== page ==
Now I want to see a graph of rejected defects and a graph of accepted defects. If IBM are blameless then the latter should look like a typical S shaped curve. But if that defect list 'grew at a "linear" rate over time' then IBM are just blowing smoke.


    1. lsces

      Poor user documentation?

      ONLY a quarter of bug reports being 'bogus' sounds pretty good to me. On a new system a lot of the time is spent explaining just how it works and if the bug report system is the only way of managing operational questions then the 'triage' is to make sure that the user documentation is brough in line with just how it does work?

      1. flibble

        Re: Poor user documentation?

        It probably depends how good the bug reports are.

        If it was a good bug report, it makes very clear what the alleged defect is, then someone aware of the specification (assuming such a thing existed in this 'agile' project) could close the defect off fairly easily.

        About 80% of the defects I see from customers are "Printing doesn't work in release 4. We checked release 3 and it doesn't work there either." - even though I know release 3 went through a full test where **the same tester** verified printing was working. Defects like that tend to take a ridiculous amount of back and forth to eventually discover that the defect is "printing doesn't work when the printer driver isn't installed" or something equally ridiculous. And then release 5 goes into test and a "Printing doesn't work in release 5" defect gets raised... welcome to my personal hell.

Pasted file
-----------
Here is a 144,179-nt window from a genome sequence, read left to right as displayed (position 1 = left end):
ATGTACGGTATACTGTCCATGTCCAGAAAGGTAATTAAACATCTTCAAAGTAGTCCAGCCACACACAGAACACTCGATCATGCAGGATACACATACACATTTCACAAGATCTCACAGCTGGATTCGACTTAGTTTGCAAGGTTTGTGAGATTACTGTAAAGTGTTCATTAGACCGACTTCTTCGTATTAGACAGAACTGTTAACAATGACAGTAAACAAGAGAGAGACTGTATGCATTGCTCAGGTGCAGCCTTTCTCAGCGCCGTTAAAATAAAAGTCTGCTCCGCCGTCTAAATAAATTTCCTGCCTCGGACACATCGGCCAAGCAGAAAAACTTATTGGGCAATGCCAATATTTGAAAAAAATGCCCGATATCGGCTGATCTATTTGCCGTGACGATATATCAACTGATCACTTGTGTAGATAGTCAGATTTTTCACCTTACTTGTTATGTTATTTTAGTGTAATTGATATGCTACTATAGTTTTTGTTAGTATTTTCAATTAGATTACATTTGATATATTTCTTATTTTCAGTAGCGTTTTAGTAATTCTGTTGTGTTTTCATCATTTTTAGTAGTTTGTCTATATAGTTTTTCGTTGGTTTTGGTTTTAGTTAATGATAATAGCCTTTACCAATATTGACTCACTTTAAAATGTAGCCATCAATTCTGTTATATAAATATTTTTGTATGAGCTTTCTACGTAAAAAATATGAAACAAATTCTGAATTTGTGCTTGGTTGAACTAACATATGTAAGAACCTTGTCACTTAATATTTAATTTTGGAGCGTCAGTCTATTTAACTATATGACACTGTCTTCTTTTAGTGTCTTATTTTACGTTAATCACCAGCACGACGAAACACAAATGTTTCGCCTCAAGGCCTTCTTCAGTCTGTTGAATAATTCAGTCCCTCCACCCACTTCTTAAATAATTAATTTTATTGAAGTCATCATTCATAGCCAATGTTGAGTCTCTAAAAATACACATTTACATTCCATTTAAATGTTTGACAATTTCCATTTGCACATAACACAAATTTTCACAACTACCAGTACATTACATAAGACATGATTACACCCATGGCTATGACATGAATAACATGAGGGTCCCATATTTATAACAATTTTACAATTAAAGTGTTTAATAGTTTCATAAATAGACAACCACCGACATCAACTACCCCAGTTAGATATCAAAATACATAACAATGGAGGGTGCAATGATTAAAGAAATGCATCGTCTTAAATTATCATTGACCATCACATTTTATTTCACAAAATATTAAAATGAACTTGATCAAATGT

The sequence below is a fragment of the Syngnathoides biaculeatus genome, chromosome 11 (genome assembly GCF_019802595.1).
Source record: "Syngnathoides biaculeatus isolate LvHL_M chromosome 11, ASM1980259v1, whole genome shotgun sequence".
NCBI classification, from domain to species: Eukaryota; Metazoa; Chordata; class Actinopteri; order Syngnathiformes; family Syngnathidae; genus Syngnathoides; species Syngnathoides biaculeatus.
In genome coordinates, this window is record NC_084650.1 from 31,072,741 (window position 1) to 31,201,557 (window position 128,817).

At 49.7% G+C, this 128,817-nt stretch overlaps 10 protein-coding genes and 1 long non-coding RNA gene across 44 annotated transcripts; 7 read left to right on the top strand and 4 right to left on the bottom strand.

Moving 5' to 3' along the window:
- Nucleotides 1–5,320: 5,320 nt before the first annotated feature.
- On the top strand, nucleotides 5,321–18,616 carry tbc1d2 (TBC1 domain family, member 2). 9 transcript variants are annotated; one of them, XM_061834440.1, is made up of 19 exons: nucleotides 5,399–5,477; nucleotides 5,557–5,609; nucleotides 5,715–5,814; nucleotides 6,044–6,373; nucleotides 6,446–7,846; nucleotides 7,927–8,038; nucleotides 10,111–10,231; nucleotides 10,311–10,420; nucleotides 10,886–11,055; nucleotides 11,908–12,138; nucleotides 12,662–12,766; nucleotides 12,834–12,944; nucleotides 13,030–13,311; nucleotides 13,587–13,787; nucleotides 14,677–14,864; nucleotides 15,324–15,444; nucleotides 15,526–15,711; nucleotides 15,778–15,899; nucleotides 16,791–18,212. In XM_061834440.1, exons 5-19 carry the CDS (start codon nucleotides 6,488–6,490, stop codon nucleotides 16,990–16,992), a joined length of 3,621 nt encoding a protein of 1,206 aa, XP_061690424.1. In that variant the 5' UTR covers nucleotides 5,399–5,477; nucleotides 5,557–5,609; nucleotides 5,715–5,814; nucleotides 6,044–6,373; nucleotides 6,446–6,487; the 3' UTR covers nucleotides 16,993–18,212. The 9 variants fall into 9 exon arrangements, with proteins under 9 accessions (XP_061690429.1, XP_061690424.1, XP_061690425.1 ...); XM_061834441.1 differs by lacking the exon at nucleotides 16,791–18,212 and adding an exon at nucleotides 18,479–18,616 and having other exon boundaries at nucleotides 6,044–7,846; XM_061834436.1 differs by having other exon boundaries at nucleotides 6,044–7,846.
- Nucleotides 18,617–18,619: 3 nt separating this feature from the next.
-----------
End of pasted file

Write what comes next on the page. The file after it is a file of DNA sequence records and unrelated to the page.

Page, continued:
1. AdamWill

          Re: Poor user documentation?

          Well, sure, but as you say, this is all perfectly normal and par for the course and the expected experience of anyone who deals with bug reports from anywhere. It seems a bit rich that IBM are effectively claiming it's an entirely unexpected thing and a significant factor in the delayed deployment of the software...

  8. SVV

    Agile project

    This sounds nothing like how an agile project is supposed to be done. Whetever methodolgy you are or not using, it has been known for years now that you should get a basic functioning user interface out to users as soon as possible, then start user acceptance testing straight away : this way you catch the "oh no it shouldn't be like that it should work like this" as soon as possible. You should then keep UAT going as the functionality is igradually filled in so that the users don't feel that nasty surprises are being sprung on them and the developers can make sure the system does what is really required in a a way that is intuitive to the users doing their actual jobs with it.

    From the story, this sounds like it was really a waterfall prioject dressed up in fancy agile clothing, and the users only got to test it near the end of the project whereupon they realised far too late that the system didn't meet their needs.

    1. BigSLitleP

      Re: Agile project

      Looks like you got a downvote from someone that doesn't understand Agile methodology

      1. Gonzo wizard

        Re: Agile project

        Or am IBM staffer who’s managed to find a way around the corporate firewall block on reading the mathematical Register.

      2. Anonymous Coward
        Anonymous Coward

        Re: Agile project

        more like someone whos worked at IBM, and understands that all it means is push it out as fast as possible, get customer signoff, charge them and walk away, leaving the customer to pick up the mess.